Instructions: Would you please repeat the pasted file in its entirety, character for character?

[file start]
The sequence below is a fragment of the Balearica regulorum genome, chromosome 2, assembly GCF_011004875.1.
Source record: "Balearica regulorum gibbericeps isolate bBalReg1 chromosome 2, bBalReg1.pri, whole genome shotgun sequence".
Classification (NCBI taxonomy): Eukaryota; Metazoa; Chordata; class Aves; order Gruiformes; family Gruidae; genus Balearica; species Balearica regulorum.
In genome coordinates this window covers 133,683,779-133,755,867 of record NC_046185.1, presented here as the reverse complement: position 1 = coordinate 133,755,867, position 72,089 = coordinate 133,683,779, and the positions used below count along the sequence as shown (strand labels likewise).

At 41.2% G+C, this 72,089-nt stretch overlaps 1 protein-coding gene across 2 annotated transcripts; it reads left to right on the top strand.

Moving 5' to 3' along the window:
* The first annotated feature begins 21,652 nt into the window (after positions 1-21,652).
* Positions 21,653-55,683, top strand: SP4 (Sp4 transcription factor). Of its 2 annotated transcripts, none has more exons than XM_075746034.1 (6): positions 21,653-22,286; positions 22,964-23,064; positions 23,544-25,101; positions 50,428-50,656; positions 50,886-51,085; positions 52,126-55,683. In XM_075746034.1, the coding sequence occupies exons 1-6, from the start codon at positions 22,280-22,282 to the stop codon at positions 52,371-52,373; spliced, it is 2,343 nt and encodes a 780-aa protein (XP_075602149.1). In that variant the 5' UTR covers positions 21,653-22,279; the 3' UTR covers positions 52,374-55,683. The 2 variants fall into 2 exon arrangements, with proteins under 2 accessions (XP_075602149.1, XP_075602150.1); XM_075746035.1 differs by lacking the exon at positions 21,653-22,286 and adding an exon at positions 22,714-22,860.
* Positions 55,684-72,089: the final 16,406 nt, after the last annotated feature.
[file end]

The sequence below is a fragment of the Balearica regulorum genome, chromosome 2, assembly GCF_011004875.1.
Source record: "Balearica regulorum gibbericeps isolate bBalReg1 chromosome 2, bBalReg1.pri, whole genome shotgun sequence".
Classification (NCBI taxonomy): Eukaryota; Metazoa; Chordata; class Aves; order Gruiformes; family Gruidae; genus Balearica; species Balearica regulorum.
In genome coordinates this window covers 133,683,779-133,755,867 of record NC_046185.1, presented here as the reverse complement: position 1 = coordinate 133,755,867, position 72,089 = coordinate 133,683,779, and the positions used below count along the sequence as shown (strand labels likewise).

At 41.2% G+C, this 72,089-nt stretch overlaps 1 protein-coding gene across 2 annotated transcripts; it reads left to right on the top strand.

Moving 5' to 3' along the window:
* The first annotated feature begins 21,652 nt into the window (after positions 1-21,652).
* Positions 21,653-55,683, top strand: SP4 (Sp4 transcription factor). Of its 2 annotated transcripts, none has more exons than XM_075746034.1 (6): positions 21,653-22,286; positions 22,964-23,064; positions 23,544-25,101; positions 50,428-50,656; positions 50,886-51,085; positions 52,126-55,683. In XM_075746034.1, the coding sequence occupies exons 1-6, from the start codon at positions 22,280-22,282 to the stop codon at positions 52,371-52,373; spliced, it is 2,343 nt and encodes a 780-aa protein (XP_075602149.1). In that variant the 5' UTR covers positions 21,653-22,279; the 3' UTR covers positions 52,374-55,683. The 2 variants fall into 2 exon arrangements, with proteins under 2 accessions (XP_075602149.1, XP_075602150.1); XM_075746035.1 differs by lacking the exon at positions 21,653-22,286 and adding an exon at positions 22,714-22,860.
* Positions 55,684-72,089: the final 16,406 nt, after the last annotated feature.